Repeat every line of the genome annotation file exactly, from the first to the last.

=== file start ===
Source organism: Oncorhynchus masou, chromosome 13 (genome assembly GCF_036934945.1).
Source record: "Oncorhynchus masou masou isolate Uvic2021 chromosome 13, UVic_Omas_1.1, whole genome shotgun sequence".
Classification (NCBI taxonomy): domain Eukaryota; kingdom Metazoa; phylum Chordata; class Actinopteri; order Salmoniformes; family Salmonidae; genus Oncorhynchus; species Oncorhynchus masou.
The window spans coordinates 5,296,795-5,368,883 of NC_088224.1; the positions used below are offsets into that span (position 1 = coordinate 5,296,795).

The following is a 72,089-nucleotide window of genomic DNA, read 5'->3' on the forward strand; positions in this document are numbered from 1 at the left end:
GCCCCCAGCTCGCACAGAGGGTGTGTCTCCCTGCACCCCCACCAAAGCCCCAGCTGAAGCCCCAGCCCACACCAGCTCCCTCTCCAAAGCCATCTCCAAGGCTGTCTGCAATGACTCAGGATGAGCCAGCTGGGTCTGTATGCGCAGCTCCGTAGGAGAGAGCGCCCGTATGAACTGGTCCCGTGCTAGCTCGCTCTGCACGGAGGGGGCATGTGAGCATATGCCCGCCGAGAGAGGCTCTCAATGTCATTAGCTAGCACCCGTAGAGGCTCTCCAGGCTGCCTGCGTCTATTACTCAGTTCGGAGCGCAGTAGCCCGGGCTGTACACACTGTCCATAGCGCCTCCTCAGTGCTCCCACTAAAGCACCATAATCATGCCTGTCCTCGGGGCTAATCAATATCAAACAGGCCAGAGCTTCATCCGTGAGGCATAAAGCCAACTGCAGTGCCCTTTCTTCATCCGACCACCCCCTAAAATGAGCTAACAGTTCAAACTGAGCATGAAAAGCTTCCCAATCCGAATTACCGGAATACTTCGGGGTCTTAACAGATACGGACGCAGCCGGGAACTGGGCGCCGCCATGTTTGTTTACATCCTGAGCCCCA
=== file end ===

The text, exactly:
Source organism: Oncorhynchus masou, chromosome 13 (genome assembly GCF_036934945.1).
Source record: "Oncorhynchus masou masou isolate Uvic2021 chromosome 13, UVic_Omas_1.1, whole genome shotgun sequence".
Classification (NCBI taxonomy): domain Eukaryota; kingdom Metazoa; phylum Chordata; class Actinopteri; order Salmoniformes; family Salmonidae; genus Oncorhynchus; species Oncorhynchus masou.
The window spans coordinates 5,296,795-5,368,883 of NC_088224.1; the positions used below are offsets into that span (position 1 = coordinate 5,296,795).

The following is a 72,089-nucleotide window of genomic DNA, read 5'->3' on the forward strand; positions in this document are numbered from 1 at the left end:
GCCCCCAGCTCGCACAGAGGGTGTGTCTCCCTGCACCCCCACCAAAGCCCCAGCTGAAGCCCCAGCCCACACCAGCTCCCTCTCCAAAGCCATCTCCAAGGCTGTCTGCAATGACTCAGGATGAGCCAGCTGGGTCTGTATGCGCAGCTCCGTAGGAGAGAGCGCCCGTATGAACTGGTCCCGTGCTAGCTCGCTCTGCACGGAGGGGGCATGTGAGCATATGCCCGCCGAGAGAGGCTCTCAATGTCATTAGCTAGCACCCGTAGAGGCTCTCCAGGCTGCCTGCGTCTATTACTCAGTTCGGAGCGCAGTAGCCCGGGCTGTACACACTGTCCATAGCGCCTCCTCAGTGCTCCCACTAAAGCACCATAATCATGCCTGTCCTCGGGGCTAATCAATATCAAACAGGCCAGAGCTTCATCCGTGAGGCATAAAGCCAACTGCAGTGCCCTTTCTTCATCCGACCACCCCCTAAAATGAGCTAACAGTTCAAACTGAGCATGAAAAGCTTCCCAATCCGAATTACCGGAATACTTCGGGGTCTTAACAGATACGGACGCAGCCGGGAACTGGGCGCCGCCATGTTTGTTTACATCCTGAGCCCCA